Moses Maimonides was the first medieval Jewish thinker to posit a set of dogmas for Judaism, his ‘Thirteen Principles of Faith’. His statement initiated an extensive discussion among other medieval Jewish thinkers on the subject of dogma, which had an important impact on subsequent Jewish thought. The reaction to Maimonides’ innovation was complex: some scholars accepted his position without reservation; others accepted the idea that Jewish beliefs could be reduced to a creed but disagreed with Maimonides’ formulation; still others rejected the project of creed formulation in Judaism altogether. The locus classicus of this last position is the Rosh Amanah of Isaac Abranavel (1437–1508).
Abravanel’s ostensible aim in writing Rosh Amanah was to defend Maimonides’ creed from the attacks of its critics, notably Hasdai Crescas and Joseph Albo, and it contains the most exhaustive and systematic analysis of the Thirteen Principles ever written. After twenty-two chapters of sustained and zealous defence of Maimonides, however, Abravanel seems to contradict himself, arguing at the end of his book that in fact Judaism has no dogmas whatsoever and that all its beliefs are equally valid, fundamental, and precious.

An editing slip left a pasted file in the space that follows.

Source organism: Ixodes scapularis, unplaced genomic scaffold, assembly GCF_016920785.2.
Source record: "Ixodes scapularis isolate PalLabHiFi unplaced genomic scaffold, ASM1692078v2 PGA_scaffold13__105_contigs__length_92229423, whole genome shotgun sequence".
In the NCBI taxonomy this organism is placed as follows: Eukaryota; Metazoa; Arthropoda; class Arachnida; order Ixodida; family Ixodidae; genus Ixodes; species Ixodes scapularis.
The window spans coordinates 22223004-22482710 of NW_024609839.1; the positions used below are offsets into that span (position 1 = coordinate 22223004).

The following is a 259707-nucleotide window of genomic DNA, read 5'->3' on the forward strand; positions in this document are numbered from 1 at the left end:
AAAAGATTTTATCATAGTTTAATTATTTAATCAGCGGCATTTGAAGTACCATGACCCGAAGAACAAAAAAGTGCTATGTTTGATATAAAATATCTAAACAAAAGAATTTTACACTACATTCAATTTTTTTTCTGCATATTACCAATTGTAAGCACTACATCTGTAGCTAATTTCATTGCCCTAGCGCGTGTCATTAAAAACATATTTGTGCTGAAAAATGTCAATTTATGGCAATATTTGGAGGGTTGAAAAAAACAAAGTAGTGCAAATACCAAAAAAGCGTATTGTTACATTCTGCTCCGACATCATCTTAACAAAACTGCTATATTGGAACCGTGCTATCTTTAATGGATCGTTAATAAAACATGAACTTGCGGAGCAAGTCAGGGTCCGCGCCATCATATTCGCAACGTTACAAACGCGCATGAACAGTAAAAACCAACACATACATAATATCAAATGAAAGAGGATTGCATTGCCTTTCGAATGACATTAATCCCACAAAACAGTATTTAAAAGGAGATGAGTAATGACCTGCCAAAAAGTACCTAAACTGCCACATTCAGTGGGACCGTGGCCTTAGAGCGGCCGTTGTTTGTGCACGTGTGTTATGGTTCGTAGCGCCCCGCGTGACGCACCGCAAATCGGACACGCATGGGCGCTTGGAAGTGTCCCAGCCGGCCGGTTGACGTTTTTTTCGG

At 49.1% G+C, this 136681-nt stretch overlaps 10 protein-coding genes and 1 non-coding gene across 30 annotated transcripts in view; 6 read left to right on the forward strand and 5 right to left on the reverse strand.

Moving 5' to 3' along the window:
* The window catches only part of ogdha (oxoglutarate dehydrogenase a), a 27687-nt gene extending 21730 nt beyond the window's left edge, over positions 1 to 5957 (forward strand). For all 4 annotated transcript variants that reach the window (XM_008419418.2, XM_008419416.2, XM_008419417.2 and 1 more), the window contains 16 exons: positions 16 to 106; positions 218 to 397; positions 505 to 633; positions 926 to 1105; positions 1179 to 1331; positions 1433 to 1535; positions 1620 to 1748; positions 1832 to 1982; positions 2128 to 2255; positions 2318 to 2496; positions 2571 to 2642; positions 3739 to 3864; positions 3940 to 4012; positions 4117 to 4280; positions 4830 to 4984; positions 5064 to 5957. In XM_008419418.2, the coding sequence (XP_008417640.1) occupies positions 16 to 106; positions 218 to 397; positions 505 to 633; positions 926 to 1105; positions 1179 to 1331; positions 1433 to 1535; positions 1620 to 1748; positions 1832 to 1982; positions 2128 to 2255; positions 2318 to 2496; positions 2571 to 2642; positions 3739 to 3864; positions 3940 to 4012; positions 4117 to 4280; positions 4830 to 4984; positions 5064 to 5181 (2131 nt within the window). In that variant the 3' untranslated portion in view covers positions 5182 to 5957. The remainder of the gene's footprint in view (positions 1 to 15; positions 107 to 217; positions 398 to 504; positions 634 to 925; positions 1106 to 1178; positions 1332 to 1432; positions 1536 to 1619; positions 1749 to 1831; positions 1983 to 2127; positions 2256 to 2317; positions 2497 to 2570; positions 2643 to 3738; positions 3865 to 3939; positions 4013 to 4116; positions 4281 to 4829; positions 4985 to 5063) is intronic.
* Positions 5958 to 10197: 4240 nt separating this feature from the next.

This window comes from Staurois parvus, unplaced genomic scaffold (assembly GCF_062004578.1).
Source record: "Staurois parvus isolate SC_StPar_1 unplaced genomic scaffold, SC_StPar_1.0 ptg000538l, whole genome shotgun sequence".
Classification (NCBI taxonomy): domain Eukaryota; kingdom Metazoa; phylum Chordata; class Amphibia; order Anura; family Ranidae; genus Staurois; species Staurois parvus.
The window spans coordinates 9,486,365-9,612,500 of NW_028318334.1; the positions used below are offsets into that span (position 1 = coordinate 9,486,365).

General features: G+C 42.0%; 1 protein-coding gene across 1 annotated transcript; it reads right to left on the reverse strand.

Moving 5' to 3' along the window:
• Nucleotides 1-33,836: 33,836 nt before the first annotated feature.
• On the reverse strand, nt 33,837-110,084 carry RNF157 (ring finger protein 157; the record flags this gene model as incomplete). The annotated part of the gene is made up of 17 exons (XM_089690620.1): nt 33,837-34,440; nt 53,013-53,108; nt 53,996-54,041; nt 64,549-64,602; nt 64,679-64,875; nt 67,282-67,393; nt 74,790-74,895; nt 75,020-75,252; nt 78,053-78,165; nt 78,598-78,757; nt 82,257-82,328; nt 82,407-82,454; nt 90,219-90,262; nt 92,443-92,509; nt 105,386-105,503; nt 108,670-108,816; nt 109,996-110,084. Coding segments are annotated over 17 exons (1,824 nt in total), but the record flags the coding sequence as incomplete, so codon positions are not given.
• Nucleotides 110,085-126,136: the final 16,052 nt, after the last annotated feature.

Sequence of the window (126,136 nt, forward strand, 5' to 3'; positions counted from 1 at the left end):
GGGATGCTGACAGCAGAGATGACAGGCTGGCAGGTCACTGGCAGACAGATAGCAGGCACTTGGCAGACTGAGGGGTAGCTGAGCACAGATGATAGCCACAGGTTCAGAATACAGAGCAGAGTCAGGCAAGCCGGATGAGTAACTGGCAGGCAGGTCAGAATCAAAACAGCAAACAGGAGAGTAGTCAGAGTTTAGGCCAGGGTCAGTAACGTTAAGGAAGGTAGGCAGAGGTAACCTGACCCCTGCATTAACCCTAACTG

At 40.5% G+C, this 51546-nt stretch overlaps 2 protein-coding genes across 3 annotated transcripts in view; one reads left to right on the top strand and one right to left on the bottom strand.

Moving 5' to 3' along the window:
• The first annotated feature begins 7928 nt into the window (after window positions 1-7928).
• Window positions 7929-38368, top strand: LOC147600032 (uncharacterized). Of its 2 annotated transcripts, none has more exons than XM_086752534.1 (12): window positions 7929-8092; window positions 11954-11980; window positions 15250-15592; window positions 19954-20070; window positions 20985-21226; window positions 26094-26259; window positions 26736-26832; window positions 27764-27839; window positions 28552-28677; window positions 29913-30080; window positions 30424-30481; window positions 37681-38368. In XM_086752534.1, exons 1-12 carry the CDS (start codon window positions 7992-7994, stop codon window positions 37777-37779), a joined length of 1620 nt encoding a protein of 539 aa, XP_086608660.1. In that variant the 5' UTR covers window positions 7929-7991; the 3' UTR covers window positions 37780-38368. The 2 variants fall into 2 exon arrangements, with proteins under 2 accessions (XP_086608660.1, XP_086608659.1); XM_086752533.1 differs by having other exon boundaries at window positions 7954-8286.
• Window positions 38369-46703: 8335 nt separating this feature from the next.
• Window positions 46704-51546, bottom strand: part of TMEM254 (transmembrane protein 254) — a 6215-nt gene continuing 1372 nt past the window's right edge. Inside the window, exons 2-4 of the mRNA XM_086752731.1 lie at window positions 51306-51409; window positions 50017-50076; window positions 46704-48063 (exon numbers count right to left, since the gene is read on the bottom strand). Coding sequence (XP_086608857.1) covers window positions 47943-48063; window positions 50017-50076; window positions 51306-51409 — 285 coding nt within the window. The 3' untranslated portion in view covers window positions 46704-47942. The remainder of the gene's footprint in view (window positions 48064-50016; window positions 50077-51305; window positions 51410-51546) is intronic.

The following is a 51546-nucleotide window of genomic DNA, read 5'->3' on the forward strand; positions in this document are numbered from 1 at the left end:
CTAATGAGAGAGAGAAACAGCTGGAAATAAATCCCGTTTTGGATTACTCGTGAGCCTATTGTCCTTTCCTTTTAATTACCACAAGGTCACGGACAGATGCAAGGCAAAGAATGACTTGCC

This is the first complete English translation of Abravanel’s classic work, and includes a comprehensive introduction and notes.